With the myriad discussions that take place about the more salubrious areas of a yacht, a tender locker’s standing as an afterthought is understandable. But tenders are an important element of the superyachting experience and there are common mistakes that leave owners having to make compromises that could have been avoided with better planning.

A common mistake on full-custom projects is that tender locker dimensions are agreed in a yacht’s GA without first deciding what’s going inside. “A lot of early decisions have a huge impact on what you can get in your tender locker,” explains Josh Richardson, managing director of Superyacht Tenders & Toys. “A superyacht designer will always look to maximise usable leisure space, often to fit an owner's brief, which can leave unfavourable dimensions for a tender locker.”

Savannah [the 83.5m Feadship build], for example, has a tender garage that is about 10m long, but it’s only usable height is around 1.4m high, causing significant challenges. During the design of the yacht, every tender had to be very heavily customised to fit in the garage. This can cost an owner a significant amount more than if they ordered semi-custom or production tenders to fit that space,” continued Richardson. 

The tender locker dimensions affect the tender crane fittings and their deployment systems. Richardson says that the best limousine tenders on the market require more headroom than people think: “At least 2m is needed from the floor to the ceiling – if you then add a little more space above and below for the crane hooks, and to get the tenders in and out efficiently, you’re at 2.6m in height before you know it.”

Richardson says the owner of a Benetti he is currently working on recently requested a custom-built SOLAS rescue boat. Instead of the normal red or orange Zodiac with a 50hp outboard, the owner wanted a full-carbon boat with customised colours and an inboard jet engine. 

“It would have been an amazing boat,” continued Richardson, “but they were talking about it six months before delivery and there’s no way you can build a custom boat like that in less than a year. The owner had to end up buying a £20,000 Zodiac just because it wasn’t considered at an earlier stage, so they’ve gone from having three really decent tenders to two.”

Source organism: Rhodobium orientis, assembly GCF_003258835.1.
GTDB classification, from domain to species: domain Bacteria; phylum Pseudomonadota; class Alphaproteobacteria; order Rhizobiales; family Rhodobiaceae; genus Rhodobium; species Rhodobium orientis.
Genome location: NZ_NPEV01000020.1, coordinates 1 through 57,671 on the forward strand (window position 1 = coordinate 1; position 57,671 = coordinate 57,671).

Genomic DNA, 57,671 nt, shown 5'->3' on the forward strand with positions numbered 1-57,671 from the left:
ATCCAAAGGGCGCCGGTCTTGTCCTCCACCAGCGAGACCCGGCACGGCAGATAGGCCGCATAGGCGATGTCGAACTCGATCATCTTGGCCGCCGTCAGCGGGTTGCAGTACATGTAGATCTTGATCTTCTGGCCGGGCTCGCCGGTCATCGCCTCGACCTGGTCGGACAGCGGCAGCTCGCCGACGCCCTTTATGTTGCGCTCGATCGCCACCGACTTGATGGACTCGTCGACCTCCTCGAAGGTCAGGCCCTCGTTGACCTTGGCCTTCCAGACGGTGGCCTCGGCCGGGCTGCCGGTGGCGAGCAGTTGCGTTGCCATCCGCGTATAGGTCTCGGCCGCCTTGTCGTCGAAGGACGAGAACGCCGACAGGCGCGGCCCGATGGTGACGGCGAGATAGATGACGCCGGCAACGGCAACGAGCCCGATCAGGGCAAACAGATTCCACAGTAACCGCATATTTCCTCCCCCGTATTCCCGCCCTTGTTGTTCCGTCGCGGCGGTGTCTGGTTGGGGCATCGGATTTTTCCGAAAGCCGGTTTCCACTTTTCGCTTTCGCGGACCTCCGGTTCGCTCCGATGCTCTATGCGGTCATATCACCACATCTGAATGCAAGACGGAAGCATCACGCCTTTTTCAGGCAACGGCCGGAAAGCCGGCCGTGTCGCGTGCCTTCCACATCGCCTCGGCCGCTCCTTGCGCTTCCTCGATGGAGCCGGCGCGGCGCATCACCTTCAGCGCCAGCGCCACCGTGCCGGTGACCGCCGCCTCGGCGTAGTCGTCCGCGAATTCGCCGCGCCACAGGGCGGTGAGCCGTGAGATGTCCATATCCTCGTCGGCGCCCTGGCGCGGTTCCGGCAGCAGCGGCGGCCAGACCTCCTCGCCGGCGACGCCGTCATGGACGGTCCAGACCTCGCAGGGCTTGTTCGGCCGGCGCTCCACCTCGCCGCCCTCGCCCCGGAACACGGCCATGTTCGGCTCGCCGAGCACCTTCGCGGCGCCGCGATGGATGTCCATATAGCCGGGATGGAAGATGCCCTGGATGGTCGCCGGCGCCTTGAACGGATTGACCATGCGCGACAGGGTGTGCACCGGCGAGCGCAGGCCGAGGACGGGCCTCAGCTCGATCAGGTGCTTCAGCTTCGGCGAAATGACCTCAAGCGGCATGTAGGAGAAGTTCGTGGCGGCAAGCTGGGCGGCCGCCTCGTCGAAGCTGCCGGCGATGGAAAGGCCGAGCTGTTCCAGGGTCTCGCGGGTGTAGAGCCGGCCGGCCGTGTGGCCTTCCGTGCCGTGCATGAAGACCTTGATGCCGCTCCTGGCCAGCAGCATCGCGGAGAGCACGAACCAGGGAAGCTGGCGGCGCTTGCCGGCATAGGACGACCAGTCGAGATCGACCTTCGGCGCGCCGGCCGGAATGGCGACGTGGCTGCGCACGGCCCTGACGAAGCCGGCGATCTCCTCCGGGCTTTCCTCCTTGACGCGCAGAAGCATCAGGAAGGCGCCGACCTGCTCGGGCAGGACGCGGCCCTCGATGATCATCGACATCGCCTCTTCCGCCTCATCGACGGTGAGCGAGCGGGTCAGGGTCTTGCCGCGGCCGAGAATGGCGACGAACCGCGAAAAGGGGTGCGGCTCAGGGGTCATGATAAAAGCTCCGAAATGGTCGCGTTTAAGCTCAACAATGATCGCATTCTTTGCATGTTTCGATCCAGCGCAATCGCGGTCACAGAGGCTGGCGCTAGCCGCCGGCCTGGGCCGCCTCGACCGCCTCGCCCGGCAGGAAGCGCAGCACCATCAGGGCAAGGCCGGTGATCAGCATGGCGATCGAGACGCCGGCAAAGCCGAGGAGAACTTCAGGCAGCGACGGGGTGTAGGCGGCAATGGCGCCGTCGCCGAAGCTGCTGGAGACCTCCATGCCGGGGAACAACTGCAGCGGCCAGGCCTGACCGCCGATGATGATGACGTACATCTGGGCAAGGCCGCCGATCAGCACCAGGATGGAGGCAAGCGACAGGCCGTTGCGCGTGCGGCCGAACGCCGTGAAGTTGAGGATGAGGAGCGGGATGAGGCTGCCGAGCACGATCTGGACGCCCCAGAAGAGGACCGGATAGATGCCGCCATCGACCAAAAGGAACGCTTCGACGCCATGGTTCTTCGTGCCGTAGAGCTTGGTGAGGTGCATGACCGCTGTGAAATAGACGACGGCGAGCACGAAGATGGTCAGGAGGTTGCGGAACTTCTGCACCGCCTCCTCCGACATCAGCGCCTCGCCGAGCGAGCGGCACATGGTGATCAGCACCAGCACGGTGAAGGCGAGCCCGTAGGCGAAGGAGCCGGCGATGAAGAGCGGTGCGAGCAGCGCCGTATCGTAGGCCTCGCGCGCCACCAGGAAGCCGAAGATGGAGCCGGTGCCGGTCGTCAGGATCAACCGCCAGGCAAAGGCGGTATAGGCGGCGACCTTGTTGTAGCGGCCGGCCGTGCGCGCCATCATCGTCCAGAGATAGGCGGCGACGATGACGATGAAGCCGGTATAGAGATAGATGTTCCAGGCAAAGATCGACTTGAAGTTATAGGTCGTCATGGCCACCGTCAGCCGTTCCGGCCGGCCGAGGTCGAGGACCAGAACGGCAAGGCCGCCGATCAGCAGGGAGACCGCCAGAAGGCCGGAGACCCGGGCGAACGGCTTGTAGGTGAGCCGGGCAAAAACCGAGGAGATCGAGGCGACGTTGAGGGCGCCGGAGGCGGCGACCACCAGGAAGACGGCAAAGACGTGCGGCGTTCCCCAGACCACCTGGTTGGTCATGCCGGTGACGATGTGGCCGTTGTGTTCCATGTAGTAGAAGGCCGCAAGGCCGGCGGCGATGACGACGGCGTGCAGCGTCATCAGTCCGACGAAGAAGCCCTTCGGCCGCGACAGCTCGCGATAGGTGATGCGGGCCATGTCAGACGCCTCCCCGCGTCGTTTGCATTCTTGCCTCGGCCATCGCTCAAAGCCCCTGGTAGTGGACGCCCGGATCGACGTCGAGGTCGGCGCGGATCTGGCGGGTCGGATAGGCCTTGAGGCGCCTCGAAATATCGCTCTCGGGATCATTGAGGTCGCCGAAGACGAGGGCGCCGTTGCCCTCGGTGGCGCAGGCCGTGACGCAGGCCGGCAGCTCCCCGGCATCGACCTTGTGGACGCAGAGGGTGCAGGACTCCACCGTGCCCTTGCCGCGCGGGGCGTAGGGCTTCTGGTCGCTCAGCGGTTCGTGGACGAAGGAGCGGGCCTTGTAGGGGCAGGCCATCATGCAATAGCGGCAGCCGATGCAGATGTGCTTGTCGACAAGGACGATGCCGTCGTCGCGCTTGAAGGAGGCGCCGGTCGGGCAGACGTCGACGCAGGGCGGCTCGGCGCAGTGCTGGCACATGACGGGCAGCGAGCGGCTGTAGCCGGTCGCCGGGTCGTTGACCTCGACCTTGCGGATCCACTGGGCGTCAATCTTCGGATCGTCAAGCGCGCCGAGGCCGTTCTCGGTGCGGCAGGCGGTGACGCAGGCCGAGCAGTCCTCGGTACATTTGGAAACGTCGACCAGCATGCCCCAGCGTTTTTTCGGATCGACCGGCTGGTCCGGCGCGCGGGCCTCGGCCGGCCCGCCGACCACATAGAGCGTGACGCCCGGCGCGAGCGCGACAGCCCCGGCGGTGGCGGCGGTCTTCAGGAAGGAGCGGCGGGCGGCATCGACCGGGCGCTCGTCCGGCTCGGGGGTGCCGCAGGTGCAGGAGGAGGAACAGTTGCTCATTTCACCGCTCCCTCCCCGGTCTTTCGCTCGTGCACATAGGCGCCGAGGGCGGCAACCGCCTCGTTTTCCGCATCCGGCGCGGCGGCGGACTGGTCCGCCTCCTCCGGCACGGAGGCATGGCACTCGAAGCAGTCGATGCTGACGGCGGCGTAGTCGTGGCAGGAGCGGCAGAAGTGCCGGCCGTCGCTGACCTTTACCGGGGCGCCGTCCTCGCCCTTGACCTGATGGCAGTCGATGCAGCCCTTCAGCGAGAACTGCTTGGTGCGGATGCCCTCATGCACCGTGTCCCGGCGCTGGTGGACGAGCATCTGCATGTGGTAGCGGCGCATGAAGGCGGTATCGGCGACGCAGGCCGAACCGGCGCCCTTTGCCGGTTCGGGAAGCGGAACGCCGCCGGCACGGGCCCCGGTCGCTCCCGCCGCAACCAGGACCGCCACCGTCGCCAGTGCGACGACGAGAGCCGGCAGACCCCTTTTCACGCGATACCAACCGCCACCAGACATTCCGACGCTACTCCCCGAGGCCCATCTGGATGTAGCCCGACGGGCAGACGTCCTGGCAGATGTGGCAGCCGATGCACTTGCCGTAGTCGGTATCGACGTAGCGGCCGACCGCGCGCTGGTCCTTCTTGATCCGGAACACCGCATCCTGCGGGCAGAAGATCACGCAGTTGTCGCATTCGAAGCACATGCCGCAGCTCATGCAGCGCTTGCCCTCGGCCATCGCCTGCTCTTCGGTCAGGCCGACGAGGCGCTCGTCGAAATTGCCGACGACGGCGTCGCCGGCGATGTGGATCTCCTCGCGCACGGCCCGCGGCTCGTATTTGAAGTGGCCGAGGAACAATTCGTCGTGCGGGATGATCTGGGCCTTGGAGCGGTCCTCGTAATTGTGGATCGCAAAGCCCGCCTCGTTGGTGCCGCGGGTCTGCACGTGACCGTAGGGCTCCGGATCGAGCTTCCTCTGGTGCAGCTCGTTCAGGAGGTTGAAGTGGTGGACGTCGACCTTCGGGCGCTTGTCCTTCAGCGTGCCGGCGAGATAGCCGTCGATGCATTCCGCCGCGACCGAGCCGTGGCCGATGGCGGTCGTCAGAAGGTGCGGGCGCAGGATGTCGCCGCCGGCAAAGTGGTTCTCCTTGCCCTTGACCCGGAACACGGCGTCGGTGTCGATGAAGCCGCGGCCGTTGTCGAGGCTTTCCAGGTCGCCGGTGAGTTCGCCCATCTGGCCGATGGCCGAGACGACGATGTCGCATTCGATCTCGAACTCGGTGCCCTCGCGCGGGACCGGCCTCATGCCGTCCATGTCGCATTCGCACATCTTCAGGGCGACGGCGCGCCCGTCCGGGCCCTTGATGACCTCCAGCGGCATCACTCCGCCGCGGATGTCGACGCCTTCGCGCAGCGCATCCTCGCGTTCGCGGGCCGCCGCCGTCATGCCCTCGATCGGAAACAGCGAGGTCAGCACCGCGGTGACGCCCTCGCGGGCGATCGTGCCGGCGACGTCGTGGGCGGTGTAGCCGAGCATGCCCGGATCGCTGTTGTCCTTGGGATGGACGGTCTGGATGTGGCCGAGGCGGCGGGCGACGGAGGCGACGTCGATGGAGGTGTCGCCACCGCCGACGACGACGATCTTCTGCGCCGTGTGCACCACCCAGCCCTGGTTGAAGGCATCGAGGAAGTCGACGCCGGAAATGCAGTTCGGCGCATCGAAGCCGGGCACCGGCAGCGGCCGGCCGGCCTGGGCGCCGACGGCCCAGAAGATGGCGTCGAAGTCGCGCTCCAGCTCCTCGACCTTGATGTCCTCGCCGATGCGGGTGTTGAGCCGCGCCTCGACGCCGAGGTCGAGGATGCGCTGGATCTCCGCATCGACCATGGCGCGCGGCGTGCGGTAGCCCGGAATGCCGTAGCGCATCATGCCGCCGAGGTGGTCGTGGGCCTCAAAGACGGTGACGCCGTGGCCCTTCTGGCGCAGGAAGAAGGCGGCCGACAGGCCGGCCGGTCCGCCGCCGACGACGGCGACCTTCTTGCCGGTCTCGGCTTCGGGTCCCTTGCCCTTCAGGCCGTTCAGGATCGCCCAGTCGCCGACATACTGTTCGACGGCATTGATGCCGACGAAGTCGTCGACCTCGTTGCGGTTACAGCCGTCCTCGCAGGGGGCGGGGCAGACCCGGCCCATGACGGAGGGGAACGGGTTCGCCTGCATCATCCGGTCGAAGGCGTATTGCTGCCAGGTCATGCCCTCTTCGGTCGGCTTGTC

Richardson’s advice to owners without the experience of building superyachts – and no existing captain who can account for their interests – is simple: “Look at the build time and the budget. What do they want to achieve? Do they want an enclosed limo, a landing craft, a RIB or a sports boat? Normally when people come to us they say they want a custom tender, but only have a year to build it, so it automatically selects who we can propose from there.”

Location is another important consideration. The US has a large leisure boat market, but the decline in full-custom superyacht building in the US has also been to the detriment of its full-custom tender builders. Europe, by contrast, has the healthiest full-custom tender building market, which is reflected in its order book for full-custom superyachts.

“It often makes a lot of sense to have the tenders built in the same region as the mothership builder for warranties and shipping,” added Richardson. If a tender is built in the same region, it can be delivered to the mothership within 24 hours. However, an owner must expect a shipping time of a month or beyond for overseas, inter-continental transportation. 

For access to unrivalled market data and analysis of the superyacht tender market, ‘The Superyacht Annual Report: Tenders & Toys’ will be available from The Superyacht Group at the Monaco Yacht Show in September.

The report will be available to ‘business package’ subscribers. To subscribe, click here.


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